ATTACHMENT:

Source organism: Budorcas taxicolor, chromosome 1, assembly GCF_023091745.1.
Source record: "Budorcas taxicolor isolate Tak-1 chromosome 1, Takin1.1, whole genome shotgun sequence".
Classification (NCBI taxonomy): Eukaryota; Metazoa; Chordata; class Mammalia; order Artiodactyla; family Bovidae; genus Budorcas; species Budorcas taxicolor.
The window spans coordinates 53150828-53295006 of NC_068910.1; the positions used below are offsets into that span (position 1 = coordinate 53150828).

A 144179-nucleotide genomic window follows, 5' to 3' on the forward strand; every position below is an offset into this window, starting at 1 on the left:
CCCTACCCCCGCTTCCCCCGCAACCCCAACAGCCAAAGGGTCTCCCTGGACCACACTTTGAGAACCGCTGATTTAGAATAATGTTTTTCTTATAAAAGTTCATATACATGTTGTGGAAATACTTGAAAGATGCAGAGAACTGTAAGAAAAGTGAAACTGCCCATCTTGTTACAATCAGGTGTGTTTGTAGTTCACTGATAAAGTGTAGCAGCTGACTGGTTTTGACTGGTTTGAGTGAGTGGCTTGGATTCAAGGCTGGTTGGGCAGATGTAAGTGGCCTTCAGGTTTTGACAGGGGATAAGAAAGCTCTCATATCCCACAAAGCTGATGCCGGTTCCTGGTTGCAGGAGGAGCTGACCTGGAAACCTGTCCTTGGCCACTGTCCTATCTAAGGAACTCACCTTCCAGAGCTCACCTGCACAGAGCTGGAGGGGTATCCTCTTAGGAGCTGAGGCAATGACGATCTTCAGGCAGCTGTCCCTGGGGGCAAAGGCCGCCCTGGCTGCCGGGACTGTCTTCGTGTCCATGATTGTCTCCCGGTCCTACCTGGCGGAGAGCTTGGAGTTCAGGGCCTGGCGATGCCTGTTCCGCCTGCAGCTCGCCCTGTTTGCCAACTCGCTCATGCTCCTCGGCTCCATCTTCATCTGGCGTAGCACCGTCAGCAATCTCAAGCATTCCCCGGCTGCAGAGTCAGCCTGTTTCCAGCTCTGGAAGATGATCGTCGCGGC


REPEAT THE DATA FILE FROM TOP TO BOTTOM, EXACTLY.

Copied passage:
Source organism: Budorcas taxicolor, chromosome 1, assembly GCF_023091745.1.
Source record: "Budorcas taxicolor isolate Tak-1 chromosome 1, Takin1.1, whole genome shotgun sequence".
Classification (NCBI taxonomy): Eukaryota; Metazoa; Chordata; class Mammalia; order Artiodactyla; family Bovidae; genus Budorcas; species Budorcas taxicolor.
The window spans coordinates 53150828-53295006 of NC_068910.1; the positions used below are offsets into that span (position 1 = coordinate 53150828).

A 144179-nucleotide genomic window follows, 5' to 3' on the forward strand; every position below is an offset into this window, starting at 1 on the left:
CCCTACCCCCGCTTCCCCCGCAACCCCAACAGCCAAAGGGTCTCCCTGGACCACACTTTGAGAACCGCTGATTTAGAATAATGTTTTTCTTATAAAAGTTCATATACATGTTGTGGAAATACTTGAAAGATGCAGAGAACTGTAAGAAAAGTGAAACTGCCCATCTTGTTACAATCAGGTGTGTTTGTAGTTCACTGATAAAGTGTAGCAGCTGACTGGTTTTGACTGGTTTGAGTGAGTGGCTTGGATTCAAGGCTGGTTGGGCAGATGTAAGTGGCCTTCAGGTTTTGACAGGGGATAAGAAAGCTCTCATATCCCACAAAGCTGATGCCGGTTCCTGGTTGCAGGAGGAGCTGACCTGGAAACCTGTCCTTGGCCACTGTCCTATCTAAGGAACTCACCTTCCAGAGCTCACCTGCACAGAGCTGGAGGGGTATCCTCTTAGGAGCTGAGGCAATGACGATCTTCAGGCAGCTGTCCCTGGGGGCAAAGGCCGCCCTGGCTGCCGGGACTGTCTTCGTGTCCATGATTGTCTCCCGGTCCTACCTGGCGGAGAGCTTGGAGTTCAGGGCCTGGCGATGCCTGTTCCGCCTGCAGCTCGCCCTGTTTGCCAACTCGCTCATGCTCCTCGGCTCCATCTTCATCTGGCGTAGCACCGTCAGCAATCTCAAGCATTCCCCGGCTGCAGAGTCAGCCTGTTTCCAGCTCTGGAAGATGATCGTCGCGGC